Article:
Warm weather and beautiful beaches may attract retirees to Florida, but scientists say it might not be the best place to live a long life. Recent research suggests that moderate cold temperatures can increase longevity and decrease the risk of age-related illnesses. This is due to the prevention of harmful protein clumping, which can lead to diseases like ALS and Huntington’s.

These findings were discovered through the use of both human cells and a non-vertebrate organism, the nematode Caenorhabditis elegans, providing valuable insight into the effects of temperature on aging.

Through their research, German scientists discovered an intriguing way to combat protein build-up in cells by simply dropping the temperature. By exposing two different models to cold temperatures, the researchers found that the activity of proteasomes was significantly impacted. These cellular mechanisms are responsible for removing damaged proteins from cells, and with a moderate decrease in temperature, proteasome activity was actually stimulated.

Further research revealed that a specific proteasome activator called PA28y/PSME3 has promising potential for reducing the negative effects of aging in both nematode and human cells. This exciting discovery opens up new possibilities for improving cellular health and may have implications for various fields of medicine.

The study reveals that cold temperatures have an enduring impact on the regulation of proteasomes throughout evolution, which could potentially aid in the treatment of aging-related diseases. It is well-established that aging increases the risk of neurodegenerative diseases marked by protein accumulation, such as Parkinson’s, Huntington’s, ALS, and Alzheimer’s. These findings have promising implications not only for understanding these specific conditions but also for exploring how they develop in other animals and with other age-related ailments.

While warm-blooded mammals maintain a constant body temperature regardless of environmental conditions, recent research shows that even a small drop in temperature can have big benefits. Scientists found that lowering the body temperature of mice by just half a degree increased their lifespan significantly. Similar effects were observed in nematodes when their temperature was lowered by a few degrees. These findings suggest that manipulating body temperature could be a promising strategy for improving human health and longevity.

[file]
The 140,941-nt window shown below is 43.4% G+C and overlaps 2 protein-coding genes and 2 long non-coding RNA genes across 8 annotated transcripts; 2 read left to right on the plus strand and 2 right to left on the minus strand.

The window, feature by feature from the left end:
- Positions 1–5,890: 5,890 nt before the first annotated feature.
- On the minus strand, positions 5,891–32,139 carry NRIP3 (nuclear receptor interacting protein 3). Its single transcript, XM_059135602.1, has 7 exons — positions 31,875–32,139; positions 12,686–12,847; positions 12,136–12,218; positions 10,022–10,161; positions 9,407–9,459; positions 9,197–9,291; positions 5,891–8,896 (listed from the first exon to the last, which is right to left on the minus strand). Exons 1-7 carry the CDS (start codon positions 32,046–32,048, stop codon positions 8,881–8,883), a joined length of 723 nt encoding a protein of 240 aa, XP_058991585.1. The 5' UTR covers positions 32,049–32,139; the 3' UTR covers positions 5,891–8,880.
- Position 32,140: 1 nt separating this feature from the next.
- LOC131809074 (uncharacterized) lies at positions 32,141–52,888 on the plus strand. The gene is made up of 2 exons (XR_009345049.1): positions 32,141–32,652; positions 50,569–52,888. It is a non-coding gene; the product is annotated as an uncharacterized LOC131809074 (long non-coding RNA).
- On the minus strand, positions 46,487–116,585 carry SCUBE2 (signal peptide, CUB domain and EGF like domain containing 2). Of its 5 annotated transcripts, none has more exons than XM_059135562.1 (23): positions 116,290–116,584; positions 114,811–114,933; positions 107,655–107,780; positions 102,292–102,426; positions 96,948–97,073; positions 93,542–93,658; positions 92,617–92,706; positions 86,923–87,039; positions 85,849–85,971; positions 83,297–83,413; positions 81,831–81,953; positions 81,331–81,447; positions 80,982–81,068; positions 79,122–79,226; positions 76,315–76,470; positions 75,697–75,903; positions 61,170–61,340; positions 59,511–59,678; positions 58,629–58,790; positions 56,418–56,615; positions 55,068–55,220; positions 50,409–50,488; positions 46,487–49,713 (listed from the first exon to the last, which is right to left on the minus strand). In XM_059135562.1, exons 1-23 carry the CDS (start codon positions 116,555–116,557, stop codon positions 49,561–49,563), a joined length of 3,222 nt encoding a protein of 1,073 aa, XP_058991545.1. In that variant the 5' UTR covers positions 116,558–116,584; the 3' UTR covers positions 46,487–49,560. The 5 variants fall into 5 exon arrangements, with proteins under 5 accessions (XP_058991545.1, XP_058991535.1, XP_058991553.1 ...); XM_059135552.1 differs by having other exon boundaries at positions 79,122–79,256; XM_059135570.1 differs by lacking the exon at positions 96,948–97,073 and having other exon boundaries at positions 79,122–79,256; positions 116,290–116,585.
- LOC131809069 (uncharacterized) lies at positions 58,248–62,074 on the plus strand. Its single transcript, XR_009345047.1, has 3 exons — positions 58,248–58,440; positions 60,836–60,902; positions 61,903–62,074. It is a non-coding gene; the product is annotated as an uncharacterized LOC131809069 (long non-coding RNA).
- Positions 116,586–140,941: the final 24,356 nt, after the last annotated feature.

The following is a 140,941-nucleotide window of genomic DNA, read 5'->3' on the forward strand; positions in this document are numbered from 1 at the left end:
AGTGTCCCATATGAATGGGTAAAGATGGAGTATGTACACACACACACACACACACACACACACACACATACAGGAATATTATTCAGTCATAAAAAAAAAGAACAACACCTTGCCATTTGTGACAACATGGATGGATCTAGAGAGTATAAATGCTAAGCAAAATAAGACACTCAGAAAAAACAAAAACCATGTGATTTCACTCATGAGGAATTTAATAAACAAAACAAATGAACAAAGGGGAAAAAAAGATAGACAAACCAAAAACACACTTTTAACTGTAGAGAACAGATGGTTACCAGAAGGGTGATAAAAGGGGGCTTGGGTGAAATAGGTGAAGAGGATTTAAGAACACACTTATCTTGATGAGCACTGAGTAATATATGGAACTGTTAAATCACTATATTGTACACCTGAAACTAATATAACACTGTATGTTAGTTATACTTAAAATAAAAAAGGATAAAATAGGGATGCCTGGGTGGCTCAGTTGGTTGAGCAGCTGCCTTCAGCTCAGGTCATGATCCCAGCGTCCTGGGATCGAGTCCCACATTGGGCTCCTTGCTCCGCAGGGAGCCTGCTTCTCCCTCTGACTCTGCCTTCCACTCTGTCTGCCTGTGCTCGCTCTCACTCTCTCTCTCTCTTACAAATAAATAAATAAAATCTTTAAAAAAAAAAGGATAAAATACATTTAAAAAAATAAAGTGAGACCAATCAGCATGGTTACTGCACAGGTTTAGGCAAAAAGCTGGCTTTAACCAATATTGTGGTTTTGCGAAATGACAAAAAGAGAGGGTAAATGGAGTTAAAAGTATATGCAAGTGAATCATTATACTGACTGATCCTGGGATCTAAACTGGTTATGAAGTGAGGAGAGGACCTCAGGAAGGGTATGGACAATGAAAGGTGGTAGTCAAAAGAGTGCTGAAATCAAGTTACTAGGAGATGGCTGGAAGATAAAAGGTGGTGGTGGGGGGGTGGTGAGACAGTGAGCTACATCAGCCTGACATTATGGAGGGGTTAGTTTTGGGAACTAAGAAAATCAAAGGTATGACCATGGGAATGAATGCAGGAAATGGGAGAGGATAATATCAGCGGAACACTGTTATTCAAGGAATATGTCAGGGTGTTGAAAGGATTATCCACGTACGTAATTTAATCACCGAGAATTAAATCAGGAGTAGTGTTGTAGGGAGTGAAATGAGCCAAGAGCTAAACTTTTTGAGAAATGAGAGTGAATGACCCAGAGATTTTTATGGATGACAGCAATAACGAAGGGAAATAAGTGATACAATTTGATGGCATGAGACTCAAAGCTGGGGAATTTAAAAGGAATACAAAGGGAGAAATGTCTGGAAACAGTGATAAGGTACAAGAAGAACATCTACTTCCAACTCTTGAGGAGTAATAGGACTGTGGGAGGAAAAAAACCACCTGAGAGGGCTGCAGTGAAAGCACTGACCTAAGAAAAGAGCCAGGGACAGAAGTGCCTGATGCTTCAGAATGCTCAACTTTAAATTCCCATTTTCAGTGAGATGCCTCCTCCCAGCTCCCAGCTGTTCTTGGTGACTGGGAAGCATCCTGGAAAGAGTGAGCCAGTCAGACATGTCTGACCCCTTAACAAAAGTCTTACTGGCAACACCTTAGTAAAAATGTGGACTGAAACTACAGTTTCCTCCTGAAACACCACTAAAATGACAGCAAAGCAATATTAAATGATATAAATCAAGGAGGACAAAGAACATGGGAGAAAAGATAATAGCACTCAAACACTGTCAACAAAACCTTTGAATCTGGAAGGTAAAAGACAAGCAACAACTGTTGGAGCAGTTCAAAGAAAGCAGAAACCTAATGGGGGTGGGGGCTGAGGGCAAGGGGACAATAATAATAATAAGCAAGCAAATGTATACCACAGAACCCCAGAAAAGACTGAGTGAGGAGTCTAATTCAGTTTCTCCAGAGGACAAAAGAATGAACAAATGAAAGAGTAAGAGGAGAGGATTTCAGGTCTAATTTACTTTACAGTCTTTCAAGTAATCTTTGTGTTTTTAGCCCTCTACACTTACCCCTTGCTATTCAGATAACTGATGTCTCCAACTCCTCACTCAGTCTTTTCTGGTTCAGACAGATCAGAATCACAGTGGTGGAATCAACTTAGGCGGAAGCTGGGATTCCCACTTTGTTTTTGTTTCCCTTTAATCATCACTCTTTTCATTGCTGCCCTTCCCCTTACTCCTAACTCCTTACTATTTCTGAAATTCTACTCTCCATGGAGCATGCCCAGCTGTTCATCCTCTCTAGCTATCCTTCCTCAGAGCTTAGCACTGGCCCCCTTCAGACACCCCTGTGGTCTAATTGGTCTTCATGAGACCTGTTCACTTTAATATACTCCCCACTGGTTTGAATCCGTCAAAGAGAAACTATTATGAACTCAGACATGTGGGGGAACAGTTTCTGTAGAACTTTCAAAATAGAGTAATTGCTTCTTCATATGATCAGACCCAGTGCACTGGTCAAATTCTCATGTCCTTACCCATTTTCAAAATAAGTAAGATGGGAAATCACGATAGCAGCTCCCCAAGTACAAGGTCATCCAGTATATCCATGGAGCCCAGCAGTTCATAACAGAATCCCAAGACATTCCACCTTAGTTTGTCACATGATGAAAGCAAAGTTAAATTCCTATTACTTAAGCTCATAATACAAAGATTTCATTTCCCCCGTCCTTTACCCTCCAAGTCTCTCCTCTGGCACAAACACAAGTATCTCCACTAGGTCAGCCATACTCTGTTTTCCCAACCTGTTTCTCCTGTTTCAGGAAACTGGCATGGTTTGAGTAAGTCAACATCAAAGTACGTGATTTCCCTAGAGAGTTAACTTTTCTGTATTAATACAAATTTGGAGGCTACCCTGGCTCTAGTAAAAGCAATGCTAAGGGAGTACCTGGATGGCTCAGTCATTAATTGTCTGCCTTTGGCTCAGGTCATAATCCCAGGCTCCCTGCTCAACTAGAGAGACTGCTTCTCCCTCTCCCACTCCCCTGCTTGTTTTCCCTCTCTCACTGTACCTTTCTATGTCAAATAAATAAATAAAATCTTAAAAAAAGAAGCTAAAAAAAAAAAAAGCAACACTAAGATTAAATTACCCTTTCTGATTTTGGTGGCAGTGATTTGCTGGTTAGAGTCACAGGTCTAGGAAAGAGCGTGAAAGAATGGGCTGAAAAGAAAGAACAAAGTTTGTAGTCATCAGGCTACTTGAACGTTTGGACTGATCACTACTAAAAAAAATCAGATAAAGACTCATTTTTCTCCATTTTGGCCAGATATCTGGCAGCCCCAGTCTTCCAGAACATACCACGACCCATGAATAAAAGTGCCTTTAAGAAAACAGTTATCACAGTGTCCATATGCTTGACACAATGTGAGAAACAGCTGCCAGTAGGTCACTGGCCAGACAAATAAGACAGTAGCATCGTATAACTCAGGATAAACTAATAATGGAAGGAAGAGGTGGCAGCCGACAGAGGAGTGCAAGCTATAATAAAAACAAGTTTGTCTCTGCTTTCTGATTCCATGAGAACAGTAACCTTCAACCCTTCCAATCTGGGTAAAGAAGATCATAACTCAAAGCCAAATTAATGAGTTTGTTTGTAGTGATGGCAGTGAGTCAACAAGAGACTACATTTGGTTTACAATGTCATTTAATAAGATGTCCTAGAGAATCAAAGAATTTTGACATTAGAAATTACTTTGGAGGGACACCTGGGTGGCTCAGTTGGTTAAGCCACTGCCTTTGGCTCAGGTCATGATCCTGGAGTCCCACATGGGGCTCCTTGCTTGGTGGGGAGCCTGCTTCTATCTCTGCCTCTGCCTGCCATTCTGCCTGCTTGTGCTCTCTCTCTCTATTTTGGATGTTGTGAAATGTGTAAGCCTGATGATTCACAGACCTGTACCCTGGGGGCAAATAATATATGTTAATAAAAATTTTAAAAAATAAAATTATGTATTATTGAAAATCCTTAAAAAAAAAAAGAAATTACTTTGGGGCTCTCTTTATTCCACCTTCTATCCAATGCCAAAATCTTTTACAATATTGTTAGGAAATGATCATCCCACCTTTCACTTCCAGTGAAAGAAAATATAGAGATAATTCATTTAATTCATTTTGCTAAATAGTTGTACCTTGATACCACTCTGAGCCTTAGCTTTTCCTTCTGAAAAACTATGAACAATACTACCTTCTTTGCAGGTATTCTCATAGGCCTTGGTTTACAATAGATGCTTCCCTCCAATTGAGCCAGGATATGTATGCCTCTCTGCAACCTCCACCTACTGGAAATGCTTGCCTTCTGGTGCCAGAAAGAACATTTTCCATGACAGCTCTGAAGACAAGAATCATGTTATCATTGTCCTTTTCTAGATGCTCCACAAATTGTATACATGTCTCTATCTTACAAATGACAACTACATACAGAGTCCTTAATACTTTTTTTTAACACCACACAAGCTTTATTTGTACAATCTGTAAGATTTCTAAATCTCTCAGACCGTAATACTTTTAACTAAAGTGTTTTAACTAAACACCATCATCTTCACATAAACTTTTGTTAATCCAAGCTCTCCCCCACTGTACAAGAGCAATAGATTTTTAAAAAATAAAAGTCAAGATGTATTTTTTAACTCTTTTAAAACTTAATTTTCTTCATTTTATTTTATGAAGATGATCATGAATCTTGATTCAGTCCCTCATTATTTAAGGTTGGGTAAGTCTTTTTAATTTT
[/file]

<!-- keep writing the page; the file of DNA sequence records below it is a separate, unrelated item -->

Scientists have recently discovered a correlation between body temperature and how long humans can live. Typically, a normal human temperature ranges from 97°F to 99°F, but it can drop to as low as 96.8°F during sleep. If it drops below 95 degrees, it can trigger hypothermia. What’s fascinating is that human body temperature has been declining since the Industrial Revolution, which might be one of the reasons why we’re living longer nowadays. It’s mind-boggling to think about how a simple physiological change can impact our health and lifespan over time.

To view the original scientific study click below:
Cold temperature extends longevity and prevents disease-related protein aggregation through PA28-induced proteasomes

Muscle Fat Level Related to Cognitive Decline

New research published in the Journal of the American Geriatrics Society suggests that the amount of fat present in a person’s muscle tissue could be a valuable predictor of cognitive decline in older adults. The study revealed a noteworthy connection between an accumulation of fat in the thigh muscle over a period of 5 years and an increased likelihood of cognitive decline. This association persisted even after considering important factors such as body weight, other fat deposits, muscle traits, and typical dementia risk factors.

In the study, muscle fat levels were examined in 1,634 individuals between the ages of 69 and 79. Muscle fat was measured at the start of the study, after one year, and again after six years. Additionally, cognitive function was evaluated at the beginning of the study, as well as at years 1, 3, 5, 8, and 10.

The findings indicate that individuals who experienced increases in muscle fat from year one to year six showed a faster decline in cognitive function over time.

The findings of the study indicate that muscle adiposity has a distinct and significant impact on cognitive decline, separate from the effects of other types of fat or muscle traits. This suggests that further investigation is needed to explore the communication between muscle fat and the brain, and whether decreasing muscle adiposity can potentially decrease the risk of dementia.

The search for a cure for dementia continues, but now the focus is on preventative lifestyle interventions. It is predicted that the number of people affected by dementia could triple by 2050, affecting over 150 million people worldwide.

The importance of body composition in preventative healthcare cannot be overstated, as individuals with the same BMI may have varying levels of health risks and associated conditions. It is evident that there is an increasing demand for regular assessments of muscle fatness in medical settings, as these assessments could potentially provide valuable insights into the risk of dementia and improve overall outcomes.